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WCC, Religions for Peace will release joint message on statelessness: “Belonging—Affirmations for Faith Leaders’

The World Council of Churches (WCC) and Religions for Peace will issue on 9 May a joint message on statelessness, Belonging—Affirmations for Faith Leaders”.

The document is one of the most recent fruits of WCC work that has been ongoing for more than a decade around the issue of statelessness. It is currently available in English, French, Spanish and Arabic.

Belonging - Affirmations for Faith Leaders

Background

Genesis of the document

Recognising that we all live in multi-religious societies, African church leaders gathered in Addis Ababa, Ethiopia, during the 2016 World Council of Churches (WCC) Commission of the Churches on International Affairs (CCIA) regional workshop on “Birth Registration and Gender Discriminatory Nationality Laws in Africa”, stressed the need to develop inter-faith strategies and affirmations in our advocacy work for the human rights of stateless people.

WCC Programmes

Easter Initiative to highlight sacredness of Jerusalem as well as obstacles to peace

While Christians around the globe prepare to celebrate Easter, high holidays for Muslims and Jews—Ramadan and Pessach—are also being celebrated at the same time period in 2022. At this confluence of sacred celebration, the very sacredness of Jerusalem is especially evident for locals and visitors alike. But the sacredness of the Holy City and its inhabitants is increasingly threatened by consequences of the ongoing occupation, such as discrimination and violence.

On UN International Day of Conscience, WCC officially releases volume “I Belong”

On the UN International Day of  Conscience, 5 April, the World Council of Churches (WCC) releases a new volume of I Belong – Biblical Reflections on Statelessness”. The day highlights the need for the creation of conditions of stability, peaceful coexistence, respect for fundamental freedoms for all without distinction as to race, language or religion.

Coexistence

Peace, Nature, Poverty, Terrorism, Values (Religious Perspectives)
Archbishop Dr Anastasios

First published as Συνύπαρξη, this collection of reflections suggests that coexistence has been an essential component of the life of humanity, however, it is frequently undermined and even poisoned. 

The book shows how violence has taken new uncontrollable forms which culminate in polymorphous terrorism. Human aggression expands to exploitation and even to the contempt of creation, with painful consequences for both the natural environment and for human life itself.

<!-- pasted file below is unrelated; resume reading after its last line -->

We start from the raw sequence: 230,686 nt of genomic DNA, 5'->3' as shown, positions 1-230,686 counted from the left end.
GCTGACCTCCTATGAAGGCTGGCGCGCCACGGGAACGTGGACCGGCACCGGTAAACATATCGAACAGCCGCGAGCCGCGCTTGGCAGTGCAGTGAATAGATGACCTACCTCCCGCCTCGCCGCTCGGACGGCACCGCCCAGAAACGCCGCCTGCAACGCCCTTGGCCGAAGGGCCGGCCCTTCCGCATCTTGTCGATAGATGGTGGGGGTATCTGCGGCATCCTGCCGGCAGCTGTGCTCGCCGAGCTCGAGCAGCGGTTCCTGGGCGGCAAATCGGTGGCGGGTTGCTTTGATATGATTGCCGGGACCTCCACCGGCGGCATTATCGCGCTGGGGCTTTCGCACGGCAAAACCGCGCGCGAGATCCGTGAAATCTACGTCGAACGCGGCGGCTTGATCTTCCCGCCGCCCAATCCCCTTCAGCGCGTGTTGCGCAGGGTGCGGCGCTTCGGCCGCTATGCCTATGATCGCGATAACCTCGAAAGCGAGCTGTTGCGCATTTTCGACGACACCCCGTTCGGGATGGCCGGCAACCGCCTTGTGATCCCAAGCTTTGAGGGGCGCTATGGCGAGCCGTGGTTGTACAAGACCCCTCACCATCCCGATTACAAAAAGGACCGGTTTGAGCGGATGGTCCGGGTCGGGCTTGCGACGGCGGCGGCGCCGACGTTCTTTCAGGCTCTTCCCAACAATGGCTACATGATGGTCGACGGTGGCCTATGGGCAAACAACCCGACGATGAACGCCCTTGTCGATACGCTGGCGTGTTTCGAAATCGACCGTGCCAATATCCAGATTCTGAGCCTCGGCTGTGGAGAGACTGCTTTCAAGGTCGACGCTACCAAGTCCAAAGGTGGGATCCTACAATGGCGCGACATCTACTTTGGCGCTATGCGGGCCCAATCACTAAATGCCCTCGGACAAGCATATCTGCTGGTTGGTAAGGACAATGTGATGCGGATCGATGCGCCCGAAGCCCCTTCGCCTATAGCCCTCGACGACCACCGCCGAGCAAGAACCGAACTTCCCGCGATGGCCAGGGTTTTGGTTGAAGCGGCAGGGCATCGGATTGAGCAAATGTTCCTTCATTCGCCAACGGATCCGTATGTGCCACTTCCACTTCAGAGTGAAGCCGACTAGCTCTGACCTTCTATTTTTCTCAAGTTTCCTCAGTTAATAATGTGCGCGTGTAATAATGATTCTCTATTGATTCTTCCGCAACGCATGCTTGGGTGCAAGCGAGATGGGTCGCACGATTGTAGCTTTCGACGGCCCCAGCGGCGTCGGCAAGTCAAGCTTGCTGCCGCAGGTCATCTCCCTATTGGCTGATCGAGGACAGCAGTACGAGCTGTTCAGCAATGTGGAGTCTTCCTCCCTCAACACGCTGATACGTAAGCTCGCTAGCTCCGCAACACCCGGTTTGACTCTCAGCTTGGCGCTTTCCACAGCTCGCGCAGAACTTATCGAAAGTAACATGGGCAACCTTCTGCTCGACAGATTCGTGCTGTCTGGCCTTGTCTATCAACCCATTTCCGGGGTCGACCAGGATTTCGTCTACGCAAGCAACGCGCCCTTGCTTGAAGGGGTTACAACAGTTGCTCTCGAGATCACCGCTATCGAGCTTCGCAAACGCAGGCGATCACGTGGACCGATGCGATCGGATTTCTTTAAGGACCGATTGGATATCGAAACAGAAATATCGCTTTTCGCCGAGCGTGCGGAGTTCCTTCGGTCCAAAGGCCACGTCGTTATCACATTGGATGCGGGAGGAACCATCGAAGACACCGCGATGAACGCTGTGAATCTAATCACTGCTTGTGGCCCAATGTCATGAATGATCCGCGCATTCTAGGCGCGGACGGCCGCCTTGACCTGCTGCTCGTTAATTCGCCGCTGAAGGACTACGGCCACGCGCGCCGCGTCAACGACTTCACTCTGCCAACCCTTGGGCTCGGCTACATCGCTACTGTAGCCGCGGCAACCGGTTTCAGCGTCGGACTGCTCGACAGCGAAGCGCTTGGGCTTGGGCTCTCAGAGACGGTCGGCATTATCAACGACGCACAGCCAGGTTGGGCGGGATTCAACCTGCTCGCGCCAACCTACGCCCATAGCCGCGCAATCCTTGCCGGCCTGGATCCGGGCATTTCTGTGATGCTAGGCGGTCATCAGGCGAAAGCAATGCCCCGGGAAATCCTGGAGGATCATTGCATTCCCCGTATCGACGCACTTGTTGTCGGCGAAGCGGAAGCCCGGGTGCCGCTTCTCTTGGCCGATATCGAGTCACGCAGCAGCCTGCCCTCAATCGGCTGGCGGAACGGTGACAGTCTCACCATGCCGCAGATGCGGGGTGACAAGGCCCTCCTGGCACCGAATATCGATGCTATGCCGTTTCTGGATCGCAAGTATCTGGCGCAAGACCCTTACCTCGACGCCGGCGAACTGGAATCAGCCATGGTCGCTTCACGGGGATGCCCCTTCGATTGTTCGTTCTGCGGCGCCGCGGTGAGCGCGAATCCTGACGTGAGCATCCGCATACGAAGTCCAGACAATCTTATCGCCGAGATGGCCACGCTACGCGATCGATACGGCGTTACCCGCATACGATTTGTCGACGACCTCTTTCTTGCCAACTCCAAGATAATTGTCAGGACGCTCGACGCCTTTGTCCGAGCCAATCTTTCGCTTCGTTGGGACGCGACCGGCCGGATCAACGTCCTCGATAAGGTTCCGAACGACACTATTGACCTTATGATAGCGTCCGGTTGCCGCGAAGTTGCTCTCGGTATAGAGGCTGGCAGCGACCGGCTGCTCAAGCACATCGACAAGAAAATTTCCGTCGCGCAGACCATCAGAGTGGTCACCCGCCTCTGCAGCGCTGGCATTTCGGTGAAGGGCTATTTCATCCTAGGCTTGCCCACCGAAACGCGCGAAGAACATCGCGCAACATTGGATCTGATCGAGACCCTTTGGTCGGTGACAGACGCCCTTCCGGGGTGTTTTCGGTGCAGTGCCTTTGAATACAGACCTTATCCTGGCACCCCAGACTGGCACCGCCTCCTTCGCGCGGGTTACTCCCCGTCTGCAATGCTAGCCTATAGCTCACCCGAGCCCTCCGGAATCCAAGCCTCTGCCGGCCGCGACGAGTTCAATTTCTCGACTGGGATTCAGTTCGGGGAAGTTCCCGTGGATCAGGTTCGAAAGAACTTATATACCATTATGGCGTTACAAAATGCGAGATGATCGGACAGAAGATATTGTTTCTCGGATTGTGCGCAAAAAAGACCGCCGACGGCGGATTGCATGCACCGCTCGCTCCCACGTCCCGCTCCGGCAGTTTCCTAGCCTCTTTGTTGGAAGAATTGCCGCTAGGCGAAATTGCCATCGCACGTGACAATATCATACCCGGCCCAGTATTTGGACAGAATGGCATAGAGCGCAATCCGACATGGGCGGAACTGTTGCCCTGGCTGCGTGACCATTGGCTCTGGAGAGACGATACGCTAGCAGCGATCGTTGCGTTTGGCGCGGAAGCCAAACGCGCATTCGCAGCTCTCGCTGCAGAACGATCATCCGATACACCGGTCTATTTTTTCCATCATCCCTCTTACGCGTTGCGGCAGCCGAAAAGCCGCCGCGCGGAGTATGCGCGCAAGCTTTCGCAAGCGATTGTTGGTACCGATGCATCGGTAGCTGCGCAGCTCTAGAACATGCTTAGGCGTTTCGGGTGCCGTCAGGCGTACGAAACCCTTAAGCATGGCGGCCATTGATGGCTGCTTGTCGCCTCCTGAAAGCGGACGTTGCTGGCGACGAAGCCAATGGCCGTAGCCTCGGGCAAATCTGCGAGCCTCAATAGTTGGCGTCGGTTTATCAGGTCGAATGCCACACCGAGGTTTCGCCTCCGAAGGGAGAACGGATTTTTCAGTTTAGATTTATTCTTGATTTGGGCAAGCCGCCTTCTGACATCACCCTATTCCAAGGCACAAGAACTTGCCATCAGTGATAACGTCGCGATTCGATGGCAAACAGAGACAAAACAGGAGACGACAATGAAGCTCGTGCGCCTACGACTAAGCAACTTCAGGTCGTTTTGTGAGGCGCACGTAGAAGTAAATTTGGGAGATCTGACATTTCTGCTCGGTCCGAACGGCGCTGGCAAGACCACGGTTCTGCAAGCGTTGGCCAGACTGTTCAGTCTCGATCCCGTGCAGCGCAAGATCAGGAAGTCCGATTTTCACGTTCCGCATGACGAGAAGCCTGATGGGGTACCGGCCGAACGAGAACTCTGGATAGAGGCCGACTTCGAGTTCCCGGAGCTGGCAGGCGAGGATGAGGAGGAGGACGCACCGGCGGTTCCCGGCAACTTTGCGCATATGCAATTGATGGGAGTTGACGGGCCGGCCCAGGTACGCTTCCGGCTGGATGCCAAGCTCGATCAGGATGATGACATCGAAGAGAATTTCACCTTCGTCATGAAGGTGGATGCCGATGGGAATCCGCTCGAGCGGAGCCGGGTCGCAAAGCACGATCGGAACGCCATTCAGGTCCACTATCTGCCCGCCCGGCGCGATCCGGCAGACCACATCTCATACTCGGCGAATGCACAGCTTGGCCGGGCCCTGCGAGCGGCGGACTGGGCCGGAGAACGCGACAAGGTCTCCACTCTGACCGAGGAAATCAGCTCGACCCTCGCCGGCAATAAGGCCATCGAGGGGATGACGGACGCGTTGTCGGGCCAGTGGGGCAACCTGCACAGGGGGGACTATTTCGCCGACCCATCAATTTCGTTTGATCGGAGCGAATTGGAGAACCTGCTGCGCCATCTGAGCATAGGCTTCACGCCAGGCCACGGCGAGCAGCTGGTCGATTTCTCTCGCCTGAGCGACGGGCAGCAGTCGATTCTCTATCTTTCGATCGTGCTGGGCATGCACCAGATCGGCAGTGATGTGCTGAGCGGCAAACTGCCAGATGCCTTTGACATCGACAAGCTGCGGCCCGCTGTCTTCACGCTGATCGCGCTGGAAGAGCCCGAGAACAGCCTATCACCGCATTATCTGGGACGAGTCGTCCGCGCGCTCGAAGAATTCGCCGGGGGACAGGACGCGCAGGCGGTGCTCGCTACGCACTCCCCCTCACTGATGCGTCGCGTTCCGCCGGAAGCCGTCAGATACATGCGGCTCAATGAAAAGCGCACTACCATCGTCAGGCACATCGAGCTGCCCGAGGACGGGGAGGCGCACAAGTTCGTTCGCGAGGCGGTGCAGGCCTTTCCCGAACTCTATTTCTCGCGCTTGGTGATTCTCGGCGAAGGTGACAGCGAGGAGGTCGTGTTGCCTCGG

The author views, through a theological and religious point of view, peace in ecumenical dimensions as well as in a specific country; the human being and the environment; poverty; terrorism; and universal moral values.

Συνύπαρξη was awarded the 2016 Free Thought Essay Award in memory of Panagiotis Foteas in Greece. It has been published in Greek, Italian, and Albanian, is awaiting publication in French by Apostolia Publishing House, and the German translation will follow soon.

Seven Weeks for Water 2022, week 4: “Water for peace: an interfaith perspective”, by Susanne Öhlmann

The fourth reflection of the Seven Weeks for Water 2022 of the WCC’s Ecumenical Water Network is written by Susanne Öhlmann.* She says water and peace are similar to each other. We do not miss them until they are absent. On one hand, Europe, a water rich continent, has started to feel the pinch of water shortages in recent times, and on the other, peace and security of the region has started to destabilize in the wake of war in Ukraine. Drawing inspiration from the prophet Amos, she prays for peace and justice to prevail.

Sheikh Maher Assaf: Open Jerusalem’s access to holy places for all

The following feature story is part of a series that continues this years Easter Initiative, which offers a glimpse into the daily lives of Palestinians, Muslims and Christians, living in and around Jerusalem, some of the challenges they face, and what gives them hope. The concept of sacredness underscores these stories. Below, Sheikh Maher Assafs story, set in Bethlehem, speaks to the sacredness of worship, and how freedom of religion is key to achieving peace.